PJ Media

How I Learned to Stop Worrying and Tolerate Arizona's Immigration Law

I feel much better. When Arizona Gov. Jan Brewer signed a vindictive, ill-conceived, and hypocritical law that is a recipe for profiling and unconstitutional on its face, I was a little worried. Unlike a lot of Americans — and from the sound of the debate over SB 1070, particularly a lot of white Americans — I take racial and ethnic profiling seriously.

And even before the New Jersey attorney general acknowledged, in a 1999 report, the use of racial profiling in stops and vehicle searches by state troopers, I’d already made peace with the fact that a practice the existence of which is often denied by police officers is alive and well behind the thin blue line.

But now that conservative commentators and Republican politicians assure me that the Arizona law is nowhere near as frightening as it appears, I realize that it was silly to have worried.

Just one thing: I might be more persuaded by the argument that critics of the law are just hysterical and concerned for no good reason if the people making those claims had a stake in the game. You see, it’s easy to tell critics to stand down when, by virtue of skin color, you’re not likely to wind up kneeling on a Phoenix street with your fingers interlocked behind your head.

I don’t think we’re likely to see Fox News contributor Bill Kristol in that position the next time he goes out to Phoenix for a speech to a Republican audience — the sort of thing where people pick at chicken Caesar salads (chicken brought to you by a poultry processing plant staffed by illegal immigrant workers, lettuce picked by illegal immigrant workers) while a nanny of questionable legal status is home watching the kids.

Yet during a recent installment of Fox News Sunday, Kristol — who is normally, by his own admission, somewhat liberal on immigration, even the illegal kind — suggested that, when all is said and done, maybe no more than a dozen U.S.-born Hispanics in the entire state of Arizona will be inconvenienced by having to prove they have the legal right to be in the United States. And besides, Kristol asked, what’s the worst that can happen? A few people suffer the minor inconvenience of having to show their birth certificate or some other proof of citizenship. Big deal.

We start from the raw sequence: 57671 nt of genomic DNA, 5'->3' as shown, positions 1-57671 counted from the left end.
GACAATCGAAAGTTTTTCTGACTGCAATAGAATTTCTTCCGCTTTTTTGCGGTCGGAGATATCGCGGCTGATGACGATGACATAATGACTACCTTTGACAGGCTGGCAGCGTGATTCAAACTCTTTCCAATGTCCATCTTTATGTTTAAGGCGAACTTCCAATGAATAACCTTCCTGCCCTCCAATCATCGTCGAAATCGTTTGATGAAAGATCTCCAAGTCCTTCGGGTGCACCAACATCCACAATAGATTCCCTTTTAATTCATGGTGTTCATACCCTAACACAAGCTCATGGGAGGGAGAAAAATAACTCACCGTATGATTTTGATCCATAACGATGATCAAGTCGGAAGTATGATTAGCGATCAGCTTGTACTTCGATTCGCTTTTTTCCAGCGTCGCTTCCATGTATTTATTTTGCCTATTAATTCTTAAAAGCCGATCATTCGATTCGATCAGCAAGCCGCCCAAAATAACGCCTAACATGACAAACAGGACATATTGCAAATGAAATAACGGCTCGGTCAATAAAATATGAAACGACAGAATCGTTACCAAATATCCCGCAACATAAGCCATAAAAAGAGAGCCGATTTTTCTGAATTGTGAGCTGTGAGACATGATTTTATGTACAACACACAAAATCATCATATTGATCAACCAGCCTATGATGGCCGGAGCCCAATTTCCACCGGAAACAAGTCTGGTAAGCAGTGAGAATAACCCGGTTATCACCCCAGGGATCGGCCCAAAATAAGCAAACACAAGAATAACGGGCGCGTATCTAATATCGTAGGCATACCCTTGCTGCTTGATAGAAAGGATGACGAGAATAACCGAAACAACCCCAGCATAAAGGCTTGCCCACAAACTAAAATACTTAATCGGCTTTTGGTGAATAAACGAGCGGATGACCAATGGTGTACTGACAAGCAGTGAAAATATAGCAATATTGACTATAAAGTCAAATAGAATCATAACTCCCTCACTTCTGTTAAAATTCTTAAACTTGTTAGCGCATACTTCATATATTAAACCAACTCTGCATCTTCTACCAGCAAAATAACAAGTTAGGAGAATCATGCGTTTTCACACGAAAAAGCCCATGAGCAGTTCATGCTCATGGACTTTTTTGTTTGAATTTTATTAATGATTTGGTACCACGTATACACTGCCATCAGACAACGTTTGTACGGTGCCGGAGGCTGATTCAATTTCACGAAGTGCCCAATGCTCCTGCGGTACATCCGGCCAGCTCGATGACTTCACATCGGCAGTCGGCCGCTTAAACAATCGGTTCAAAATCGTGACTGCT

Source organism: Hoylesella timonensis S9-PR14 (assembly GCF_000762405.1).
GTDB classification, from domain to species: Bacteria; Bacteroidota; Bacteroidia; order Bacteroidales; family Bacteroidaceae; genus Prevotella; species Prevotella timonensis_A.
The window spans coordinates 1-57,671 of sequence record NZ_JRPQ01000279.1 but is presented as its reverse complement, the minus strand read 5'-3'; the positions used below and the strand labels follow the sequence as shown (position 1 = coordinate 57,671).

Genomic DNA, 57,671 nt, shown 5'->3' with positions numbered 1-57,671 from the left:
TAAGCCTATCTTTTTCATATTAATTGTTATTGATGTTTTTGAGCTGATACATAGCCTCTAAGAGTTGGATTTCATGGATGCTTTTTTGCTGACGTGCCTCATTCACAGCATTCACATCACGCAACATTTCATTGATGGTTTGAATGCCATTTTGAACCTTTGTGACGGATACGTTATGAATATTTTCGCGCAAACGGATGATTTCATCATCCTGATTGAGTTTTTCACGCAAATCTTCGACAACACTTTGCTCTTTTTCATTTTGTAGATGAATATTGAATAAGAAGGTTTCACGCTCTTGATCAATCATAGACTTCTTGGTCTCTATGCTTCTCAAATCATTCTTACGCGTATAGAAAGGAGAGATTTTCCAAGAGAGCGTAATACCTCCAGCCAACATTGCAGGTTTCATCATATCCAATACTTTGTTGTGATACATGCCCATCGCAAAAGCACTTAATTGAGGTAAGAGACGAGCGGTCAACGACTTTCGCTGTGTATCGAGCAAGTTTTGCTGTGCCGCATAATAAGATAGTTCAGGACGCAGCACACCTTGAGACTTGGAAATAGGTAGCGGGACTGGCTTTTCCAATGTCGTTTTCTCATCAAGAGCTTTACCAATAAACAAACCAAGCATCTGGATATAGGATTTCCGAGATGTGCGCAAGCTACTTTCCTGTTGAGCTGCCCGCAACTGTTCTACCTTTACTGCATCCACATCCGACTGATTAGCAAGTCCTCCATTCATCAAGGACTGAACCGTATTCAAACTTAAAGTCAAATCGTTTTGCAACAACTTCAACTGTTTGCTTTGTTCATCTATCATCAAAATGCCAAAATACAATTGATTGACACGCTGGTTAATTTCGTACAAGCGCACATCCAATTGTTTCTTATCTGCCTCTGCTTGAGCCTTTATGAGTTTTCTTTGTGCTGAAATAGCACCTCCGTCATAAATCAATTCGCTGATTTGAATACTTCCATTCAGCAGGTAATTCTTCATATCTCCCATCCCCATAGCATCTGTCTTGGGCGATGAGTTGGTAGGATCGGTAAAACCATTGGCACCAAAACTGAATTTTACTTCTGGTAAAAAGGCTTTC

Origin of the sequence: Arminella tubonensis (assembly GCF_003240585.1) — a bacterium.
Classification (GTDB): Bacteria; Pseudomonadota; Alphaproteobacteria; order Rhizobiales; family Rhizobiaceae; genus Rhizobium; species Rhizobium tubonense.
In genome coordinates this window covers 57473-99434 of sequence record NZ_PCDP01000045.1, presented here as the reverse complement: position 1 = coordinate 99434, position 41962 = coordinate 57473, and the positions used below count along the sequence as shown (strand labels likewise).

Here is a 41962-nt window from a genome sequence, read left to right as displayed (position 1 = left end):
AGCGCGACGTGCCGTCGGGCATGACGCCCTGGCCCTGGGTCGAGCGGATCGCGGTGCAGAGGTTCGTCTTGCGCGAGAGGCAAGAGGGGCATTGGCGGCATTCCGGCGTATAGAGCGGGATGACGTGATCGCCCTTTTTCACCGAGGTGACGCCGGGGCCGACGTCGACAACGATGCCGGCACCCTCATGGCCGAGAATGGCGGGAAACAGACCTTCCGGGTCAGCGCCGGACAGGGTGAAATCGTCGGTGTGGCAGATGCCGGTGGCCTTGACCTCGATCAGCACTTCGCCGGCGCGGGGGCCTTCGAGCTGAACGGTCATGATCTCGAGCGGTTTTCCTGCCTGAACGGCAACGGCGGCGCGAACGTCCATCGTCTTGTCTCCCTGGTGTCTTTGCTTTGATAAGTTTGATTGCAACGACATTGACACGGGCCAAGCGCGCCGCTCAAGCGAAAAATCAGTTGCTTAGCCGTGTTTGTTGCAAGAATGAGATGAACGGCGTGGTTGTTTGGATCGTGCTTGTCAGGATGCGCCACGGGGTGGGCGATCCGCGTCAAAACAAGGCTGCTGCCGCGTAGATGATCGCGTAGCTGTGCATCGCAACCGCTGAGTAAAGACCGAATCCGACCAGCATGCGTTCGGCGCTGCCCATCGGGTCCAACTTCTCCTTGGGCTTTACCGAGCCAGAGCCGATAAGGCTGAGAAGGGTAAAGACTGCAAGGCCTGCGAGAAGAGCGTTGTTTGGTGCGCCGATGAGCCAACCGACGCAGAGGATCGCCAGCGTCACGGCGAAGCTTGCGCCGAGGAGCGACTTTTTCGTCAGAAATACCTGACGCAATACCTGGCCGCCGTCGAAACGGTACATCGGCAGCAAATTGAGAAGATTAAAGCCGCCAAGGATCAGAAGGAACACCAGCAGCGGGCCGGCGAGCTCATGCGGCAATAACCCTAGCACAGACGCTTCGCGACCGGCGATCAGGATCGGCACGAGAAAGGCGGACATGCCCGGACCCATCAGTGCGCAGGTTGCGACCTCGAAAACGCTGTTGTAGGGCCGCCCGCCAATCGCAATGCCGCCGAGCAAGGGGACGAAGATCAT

Nor are we likely to see fellow syndicated columnist George Will in a “perp walk” in Tucson for not having his “papeles” with him the next time he’s at spring training. Will called it “passing strange for federal officials, including the president, to accuse Arizona of irresponsibility while the federal government is refusing to fulfill its responsibility to control the nation’s borders.”

Thus Will swallowed the ludicrous assertion advanced by crafters of the law that the reason that there are so many illegal immigrants in Arizona — nearly 500,000 according to some estimates — is because of Washington’s failure to control them. These folks refuse to accept that the real culprits are about half a million Arizonans who hired these people to cook their food, clean their homes, tend to their children and senior citizens, etc.

Will also blasted liberals — a pastime I’ve been known to engage in myself when it comes to other matters — for assuming that “police officers are insensitive incompetents.”

Do I think that? Heavens no. I just think they’re human. After all, as the son of a retired cop who spent 37 years on the job, and someone who grew up around cops — and has substantially more experience with the species than many columnists — I can’t shake what my father has told me over the years about the snap judgments that come with the territory when you put on a badge. Inevitably, some of those assumptions are based on race and ethnicity. Anyone who denies that is either dishonest or delusional.  My father is neither, which is why he has no trouble acknowledging racial and ethnic profiling as a fact of life in police work.

Those who rushed in to defend SB 1070 wound up looking foolish when the original version of the law had to be fixed. A week after signing the law, Brewer allowed herself a “do-over” by signing an amendment of changes intended to eliminate the possibility of racial and ethnic profiling.

Sure, Governor, anything you say. But weren’t you the one who assured us there was nothing to worry about the first time?

Now police officers can prowl for illegal immigrants only in the course of enforcing some other law or ordinance. In the original law, all that was required was “lawful contact.” Another change is that now the state attorney general or a county attorney cannot investigate complaints based on a person’s race, color, or national origin. The original law allowed for race, color, and national origin to be considered as one of several factors and only prohibited law enforcement from focusing “solely” on those characteristics.

This is window dressing. In the real world of policing, it’s impossible for law enforcement officers — particularly beat cops who lack the special training given Border Patrol agents — to decipher one’s legal status without taking race and ethnicity into account. Anyone who claims otherwise is — see above — dishonest or delusional.

Besides, there is one additional change that makes the law even more dangerous. That change says that the requirement at the heart of SB 1070 — that a police officer must determine the immigration status of an individual who they have a “reasonable suspicion” is in the country illegally — extends to those instances where police respond to something as minor as city ordinance violations. That could include loud parties, barking dogs, cars on blocks, or overcrowded apartments. Is that the kind of hardcore criminal activity the law was intended to prevent?

SB 1070 went from bad to worse. It’s time to start worrying. Luckily, those of us who never stopped already have a head start.